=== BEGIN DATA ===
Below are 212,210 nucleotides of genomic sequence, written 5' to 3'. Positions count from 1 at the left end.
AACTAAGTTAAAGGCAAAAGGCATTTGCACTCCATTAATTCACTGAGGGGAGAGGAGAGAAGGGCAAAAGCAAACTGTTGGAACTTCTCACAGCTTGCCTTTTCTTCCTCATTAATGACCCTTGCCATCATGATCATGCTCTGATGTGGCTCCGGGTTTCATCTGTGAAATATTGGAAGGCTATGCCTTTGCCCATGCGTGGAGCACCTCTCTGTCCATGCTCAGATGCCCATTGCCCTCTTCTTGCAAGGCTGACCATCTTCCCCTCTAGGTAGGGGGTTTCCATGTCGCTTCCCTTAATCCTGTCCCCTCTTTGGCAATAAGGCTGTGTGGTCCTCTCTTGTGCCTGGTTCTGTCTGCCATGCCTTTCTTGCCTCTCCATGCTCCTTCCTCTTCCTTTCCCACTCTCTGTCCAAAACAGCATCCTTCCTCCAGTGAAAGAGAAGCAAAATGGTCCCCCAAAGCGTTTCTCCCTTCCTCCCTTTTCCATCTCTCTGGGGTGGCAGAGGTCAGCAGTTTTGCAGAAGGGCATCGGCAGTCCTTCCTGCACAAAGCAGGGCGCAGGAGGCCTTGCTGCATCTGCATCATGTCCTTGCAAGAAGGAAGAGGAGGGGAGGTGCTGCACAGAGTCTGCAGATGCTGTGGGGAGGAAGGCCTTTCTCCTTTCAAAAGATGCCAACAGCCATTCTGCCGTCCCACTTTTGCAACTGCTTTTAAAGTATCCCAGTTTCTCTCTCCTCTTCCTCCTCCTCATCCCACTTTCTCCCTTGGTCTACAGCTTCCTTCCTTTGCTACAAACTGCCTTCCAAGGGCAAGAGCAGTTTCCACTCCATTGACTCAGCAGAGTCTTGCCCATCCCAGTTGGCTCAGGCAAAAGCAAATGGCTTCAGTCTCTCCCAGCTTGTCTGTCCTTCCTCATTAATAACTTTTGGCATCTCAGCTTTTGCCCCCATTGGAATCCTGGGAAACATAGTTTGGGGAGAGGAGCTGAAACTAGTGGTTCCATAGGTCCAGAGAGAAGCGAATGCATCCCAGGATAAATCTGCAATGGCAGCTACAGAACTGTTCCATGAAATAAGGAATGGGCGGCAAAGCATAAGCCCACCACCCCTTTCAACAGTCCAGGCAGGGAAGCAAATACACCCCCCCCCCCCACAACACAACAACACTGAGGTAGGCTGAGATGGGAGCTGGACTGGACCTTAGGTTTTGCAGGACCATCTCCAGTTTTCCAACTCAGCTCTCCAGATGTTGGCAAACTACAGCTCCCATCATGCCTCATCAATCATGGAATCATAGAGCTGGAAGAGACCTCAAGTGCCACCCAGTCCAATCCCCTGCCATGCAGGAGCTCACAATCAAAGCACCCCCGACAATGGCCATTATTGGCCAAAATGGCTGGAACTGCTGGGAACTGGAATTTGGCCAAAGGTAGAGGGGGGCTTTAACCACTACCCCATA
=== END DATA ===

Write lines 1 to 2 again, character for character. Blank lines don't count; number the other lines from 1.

Below are 212,210 nucleotides of genomic sequence, written 5' to 3'. Positions count from 1 at the left end.
AACTAAGTTAAAGGCAAAAGGCATTTGCACTCCATTAATTCACTGAGGGGAGAGGAGAGAAGGGCAAAAGCAAACTGTTGGAACTTCTCACAGCTTGCCTTTTCTTCCTCATTAATGACCCTTGCCATCATGATCATGCTCTGATGTGGCTCCGGGTTTCATCTGTGAAATATTGGAAGGCTATGCCTTTGCCCATGCGTGGAGCACCTCTCTGTCCATGCTCAGATGCCCATTGCCCTCTTCTTGCAAGGCTGACCATCTTCCCCTCTAGGTAGGGGGTTTCCATGTCGCTTCCCTTAATCCTGTCCCCTCTTTGGCAATAAGGCTGTGTGGTCCTCTCTTGTGCCTGGTTCTGTCTGCCATGCCTTTCTTGCCTCTCCATGCTCCTTCCTCTTCCTTTCCCACTCTCTGTCCAAAACAGCATCCTTCCTCCAGTGAAAGAGAAGCAAAATGGTCCCCCAAAGCGTTTCTCCCTTCCTCCCTTTTCCATCTCTCTGGGGTGGCAGAGGTCAGCAGTTTTGCAGAAGGGCATCGGCAGTCCTTCCTGCACAAAGCAGGGCGCAGGAGGCCTTGCTGCATCTGCATCATGTCCTTGCAAGAAGGAAGAGGAGGGGAGGTGCTGCACAGAGTCTGCAGATGCTGTGGGGAGGAAGGCCTTTCTCCTTTCAAAAGATGCCAACAGCCATTCTGCCGTCCCACTTTTGCAACTGCTTTTAAAGTATCCCAGTTTCTCTCTCCTCTTCCTCCTCCTCATCCCACTTTCTCCCTTGGTCTACAGCTTCCTTCCTTTGCTACAAACTGCCTTCCAAGGGCAAGAGCAGTTTCCACTCCATTGACTCAGCAGAGTCTTGCCCATCCCAGTTGGCTCAGGCAAAAGCAAATGGCTTCAGTCTCTCCCAGCTTGTCTGTCCTTCCTCATTAATAACTTTTGGCATCTCAGCTTTTGCCCCCATTGGAATCCTGGGAAACATAGTTTGGGGAGAGGAGCTGAAACTAGTGGTTCCATAGGTCCAGAGAGAAGCGAATGCATCCCAGGATAAATCTGCAATGGCAGCTACAGAACTGTTCCATGAAATAAGGAATGGGCGGCAAAGCATAAGCCCACCACCCCTTTCAACAGTCCAGGCAGGGAAGCAAATACACCCCCCCCCCCCACAACACAACAACACTGAGGTAGGCTGAGATGGGAGCTGGACTGGACCTTAGGTTTTGCAGGACCATCTCCAGTTTTCCAACTCAGCTCTCCAGATGTTGGCAAACTACAGCTCCCATCATGCCTCATCAATCATGGAATCATAGAGCTGGAAGAGACCTCAAGTGCCACCCAGTCCAATCCCCTGCCATGCAGGAGCTCACAATCAAAGCACCCCCGACAATGGCCATTATTGGCCAAAATGGCTGGAACTGCTGGGAACTGGAATTTGGCCAAAGGTAGAGGGGGGCTTTAACCACTACCCCATA